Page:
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Bona Fide Marriage Recognized for Immigration Benefits

by Hamid R. Kashani, Attorney at Law
Nov 07, 2018 (last modified Oct 25, 2019)

To claim immigration benefits based on marriage (same-sex or opposite-sex), the marriage must be bona fide (i.e., it must be real and not a sham) and you must have entered into marriage in good faith. There are severe civil and criminal penalties for attempting to circumvent immigration laws by claiming an immigration benefit based on a sham marriage.

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When is my marriage recognized for immigration purposes?

You and your spouse must be legally married under the laws of the state or country where you married.

Some jurisdictions recognize a marriage by operation of law. An example would be “common law marriage,” where parties are considered married after living together for a specified period of time. If you are married by operation of law, then the laws of the state or country, where you became married, must recognize your marriage.

If polygamy (having multiple spouses) is recognized under the laws of the jurisdiction where the marriage occurred, then only your first spouse would be recognized as your spouse under the U.S. immigration laws.

If you wish to marry a person, where such marriage would not be recognized under the laws of your future spouse's residence but would be valid in the United States (e.g. same-sex marriage), you have two options: (a) you and your prospective spouse may travel to a place recognizing and allowing such marriage and get married there, or (b) if you are a U.S. citizen, you may utilize the fiancé visa procedure to first bring your prospective spouse to the United States as a fiancé.  See K-1 Visa for Fiancés of U.S. Citizens.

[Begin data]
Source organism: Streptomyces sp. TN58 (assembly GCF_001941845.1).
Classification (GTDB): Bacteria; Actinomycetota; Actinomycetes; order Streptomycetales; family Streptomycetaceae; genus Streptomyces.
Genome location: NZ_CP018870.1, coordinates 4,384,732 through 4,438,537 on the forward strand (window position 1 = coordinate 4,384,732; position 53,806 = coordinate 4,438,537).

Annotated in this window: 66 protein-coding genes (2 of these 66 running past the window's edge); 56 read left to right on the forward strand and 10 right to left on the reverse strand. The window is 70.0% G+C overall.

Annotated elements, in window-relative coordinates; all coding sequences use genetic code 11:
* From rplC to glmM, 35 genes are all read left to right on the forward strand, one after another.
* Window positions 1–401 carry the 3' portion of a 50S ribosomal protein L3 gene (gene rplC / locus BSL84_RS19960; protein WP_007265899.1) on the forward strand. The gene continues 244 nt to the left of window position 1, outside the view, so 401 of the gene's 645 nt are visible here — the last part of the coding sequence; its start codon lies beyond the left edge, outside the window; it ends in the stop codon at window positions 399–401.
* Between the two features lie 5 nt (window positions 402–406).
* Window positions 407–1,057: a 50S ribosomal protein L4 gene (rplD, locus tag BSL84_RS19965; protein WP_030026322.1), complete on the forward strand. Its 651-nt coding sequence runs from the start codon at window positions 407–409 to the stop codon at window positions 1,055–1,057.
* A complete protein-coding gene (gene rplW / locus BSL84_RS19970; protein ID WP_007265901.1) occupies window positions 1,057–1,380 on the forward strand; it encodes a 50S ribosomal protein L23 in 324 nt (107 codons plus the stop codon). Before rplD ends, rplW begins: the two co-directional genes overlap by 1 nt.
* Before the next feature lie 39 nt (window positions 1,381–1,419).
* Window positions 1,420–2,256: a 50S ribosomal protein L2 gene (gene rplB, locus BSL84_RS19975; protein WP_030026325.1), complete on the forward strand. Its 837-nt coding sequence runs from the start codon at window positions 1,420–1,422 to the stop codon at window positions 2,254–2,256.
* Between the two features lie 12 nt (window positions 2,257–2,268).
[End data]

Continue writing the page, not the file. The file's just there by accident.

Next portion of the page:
How should I prepare for an overseas marriage?

If you are going overseas to marry your spouse overseas, find out the local requirements and prepare before you depart. Different countries and localities have different requirements before allowing a marriage to take place. These may include (a) residency for a particular duration of time, (b) blood test, (c) minimum age, depending on the parties' gender, (d) parental consent, (e) proof of dissolution of prior marriages, (f) presence of certain witnesses, or (g) affidavits of eligibility to marry.

To determine whether your overseas marriage will be recognized in the United States, you should contact the office of your state's Attorney General.

What evidence may I present to prove my marriage is real?

If you wish to apply for immigration benefits, you must be prepared to submit evidence showing the bona fide of your marriage. The evidence may include, where available:

  • Emails, letters, and correspondence between you and your spouse
  • Love letters (if you don't mind)
  • Photographs showing both of you at different events or in company of others
  • Social media entries showing your relationship
  • Itineraries, tickets, boarding passes, hotel receipts, and similar documents showing you traveled together or went somewhere to meet each other
  • Engagement ring receipt
  • Announcements of your engagement or marriage
  • Planning documents for your wedding
  • Vendor contracts for your engagement or wedding ceremonies, if any
  • Wedding pictures
  • Your honeymoon travel documents, receipts, and pictures
  • Affidavits of friends and family members who witnessed the growth of your relationship over the periods of courtship and engagement leading to marriage

You do not need to submit evidence in each and every category listed above. You need to submit sufficient evidence to persuade the USCIS that your marriage is bona fide.

 

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